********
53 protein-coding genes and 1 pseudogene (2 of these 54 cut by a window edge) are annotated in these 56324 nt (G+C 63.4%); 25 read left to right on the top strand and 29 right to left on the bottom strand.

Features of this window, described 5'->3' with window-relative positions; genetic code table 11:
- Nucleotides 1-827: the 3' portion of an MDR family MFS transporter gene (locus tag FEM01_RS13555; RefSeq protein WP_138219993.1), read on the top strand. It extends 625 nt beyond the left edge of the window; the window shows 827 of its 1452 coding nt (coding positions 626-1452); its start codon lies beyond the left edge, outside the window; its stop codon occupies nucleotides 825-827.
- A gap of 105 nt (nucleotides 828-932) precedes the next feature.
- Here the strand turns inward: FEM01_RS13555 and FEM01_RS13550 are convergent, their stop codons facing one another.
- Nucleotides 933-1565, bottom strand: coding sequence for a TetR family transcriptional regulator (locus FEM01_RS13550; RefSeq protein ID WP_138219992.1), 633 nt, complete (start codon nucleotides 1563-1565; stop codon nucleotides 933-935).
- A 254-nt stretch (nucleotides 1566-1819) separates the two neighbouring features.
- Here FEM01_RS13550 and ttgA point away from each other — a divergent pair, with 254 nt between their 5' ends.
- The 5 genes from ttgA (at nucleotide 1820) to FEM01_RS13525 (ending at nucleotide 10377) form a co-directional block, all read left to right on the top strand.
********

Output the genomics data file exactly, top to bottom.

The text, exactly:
53 protein-coding genes and 1 pseudogene (2 of these 54 cut by a window edge) are annotated in these 56324 nt (G+C 63.4%); 25 read left to right on the top strand and 29 right to left on the bottom strand.

Features of this window, described 5'->3' with window-relative positions; genetic code table 11:
- Nucleotides 1-827: the 3' portion of an MDR family MFS transporter gene (locus tag FEM01_RS13555; RefSeq protein WP_138219993.1), read on the top strand. It extends 625 nt beyond the left edge of the window; the window shows 827 of its 1452 coding nt (coding positions 626-1452); its start codon lies beyond the left edge, outside the window; its stop codon occupies nucleotides 825-827.
- A gap of 105 nt (nucleotides 828-932) precedes the next feature.
- Here the strand turns inward: FEM01_RS13555 and FEM01_RS13550 are convergent, their stop codons facing one another.
- Nucleotides 933-1565, bottom strand: coding sequence for a TetR family transcriptional regulator (locus FEM01_RS13550; RefSeq protein ID WP_138219992.1), 633 nt, complete (start codon nucleotides 1563-1565; stop codon nucleotides 933-935).
- A 254-nt stretch (nucleotides 1566-1819) separates the two neighbouring features.
- Here FEM01_RS13550 and ttgA point away from each other — a divergent pair, with 254 nt between their 5' ends.
- The 5 genes from ttgA (at nucleotide 1820) to FEM01_RS13525 (ending at nucleotide 10377) form a co-directional block, all read left to right on the top strand.